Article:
PORTLAND, Ore. (KOIN) – With summer just around the corner, we are nearing our driest months of the year. We are getting close to saying goodbye to the rain and hello to the summer sunshine.
We can’t go out without a party though, right? We had a spring atmospheric river move through, bringing rain to the Pacific Northwest and leaving puddles all across the valley floor. Five days in a row of measurable rain! That left plenty of time for jumping in and over puddles, which is always a good time.
Now we have talked about the water cycle in a previous weather kids, but we haven’t discussed the local action of water around here. We have around 37 inches of rain a year and that water! Well, the water has to find a place to go, right? We have plenty of natural avenues: forests, parks, yards, dirt fields and orchards. Yet, we have a lot of locations that are paved with cement and buildings. Where does that water go? It’s going to fall on rooftops, cars and pavement. It will virtually travel across everything that you see out there, eventually finding a way to a storm drain. This is the way that we manage stormwater around here.
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You know the storm drains around your neighborhood and Portland? Well those are controlled by the Bureau of Transportation (PBOT). PBOT is responsible for maintaining storm drains and responding to street flooding. They have to monitor a lot of storm drains and pipes!
“The infrastructure includes 456 miles of stormwater sewer pipe, 878 miles of combined sewer pipe (carries both stormwater and sewage), 58,000 storm drains, and 4,700 miles of streets.”
Although they are in control of the maintenance, the stormwater system is the responsibility of the Bureau of Environmental Services (BES). The folks that work here help manage the stormwater system (more below).
A FEW KEY TERMS
Stormwater: this is the water that comes from the precipitation that falls from weather events, that ultimately finds a way to the rivers and streams.
Runoff: this is the water that flows toward the streams on the surface of the ground or within the ground.
IT’S NOT ALWAYS CLEAN
Stormwater carries a lot of different types of pollutants. As you can imagine, the water will pass through a lot of materials. The stormwater can pick up dirt, silt, oil, chemicals, pesticides and trash. That can cause some harm to the local streams and rivers, aquatic life, and most definitely drinking water for humans.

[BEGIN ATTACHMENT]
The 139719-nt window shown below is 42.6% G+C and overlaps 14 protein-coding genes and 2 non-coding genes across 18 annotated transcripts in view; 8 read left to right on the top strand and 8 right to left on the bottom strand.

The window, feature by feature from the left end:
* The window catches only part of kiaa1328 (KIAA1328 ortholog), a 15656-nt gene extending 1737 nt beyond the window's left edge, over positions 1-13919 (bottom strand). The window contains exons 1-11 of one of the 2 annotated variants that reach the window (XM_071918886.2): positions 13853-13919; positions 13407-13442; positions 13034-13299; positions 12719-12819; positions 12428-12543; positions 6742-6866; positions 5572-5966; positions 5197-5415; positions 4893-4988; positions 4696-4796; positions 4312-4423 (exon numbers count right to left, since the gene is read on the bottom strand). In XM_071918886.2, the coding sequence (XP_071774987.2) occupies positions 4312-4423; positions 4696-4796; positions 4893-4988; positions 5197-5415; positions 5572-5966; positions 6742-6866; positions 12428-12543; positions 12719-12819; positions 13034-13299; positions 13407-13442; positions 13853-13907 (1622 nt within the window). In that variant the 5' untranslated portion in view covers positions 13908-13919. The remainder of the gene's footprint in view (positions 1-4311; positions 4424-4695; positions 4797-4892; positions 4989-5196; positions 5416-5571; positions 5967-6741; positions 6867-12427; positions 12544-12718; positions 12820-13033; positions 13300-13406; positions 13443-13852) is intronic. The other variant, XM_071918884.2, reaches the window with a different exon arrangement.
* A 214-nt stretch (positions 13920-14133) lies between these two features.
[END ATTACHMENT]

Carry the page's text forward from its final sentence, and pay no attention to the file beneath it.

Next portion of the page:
You may be wondering? Well how does the water become clean?
There are natural ways that the water will filter (infiltrate) through the ground, which will ultimately help clean the water. That water will find a way back to the ponds, rivers and ground water. That is the organic way through the surface of the earth.
However, those storm drains that take in all the water around the city, those need a little help. We also do our best as citizens to make sure we keep the storm drains free of garbage, sediment and other pollutants. We make sure we don’t pour anything that isn’t clean stormwater into these drains. We have to do our work too!
WHAT IF IT NEEDS TO BE TREATED?
There are also stormwater facilities, that capture and filter runoff! Isn’t that good news! These facilities will monitor the water quality and do what they can to protect and prevent pollution. Not only that, these facilities will help plan for the future, hoping to keep tabs on our water. This is called watershed protection and planning.
TAKE THIS MOMENT TO ENJOY A PUDDLE SPLASH
Before we wrap this up, we do want to talk about the safety of playing in stormwater.
Playing in the rain, especially a warm summer shower, is totally a blast. It is completely harmless to put the rain gear on and to get out there and enjoy the drops. Even after a rain event, you may want to jump around some of the puddles in the drive way or at the park. No big deal there! Make sure you’re careful because the ground and objects may be slick. You will want to be with a parent or adult if you’re going to be playing around water or in the rain (no thunderstorms!).
Playing in stormwater becomes dangerous when you decide to play in sewer areas, retention ponds, or flood water. This is the type of situation that is not safe.
DON’T FORGET TO CHECK OUT THIS LESSON ABOUT RAINDROP SHAPES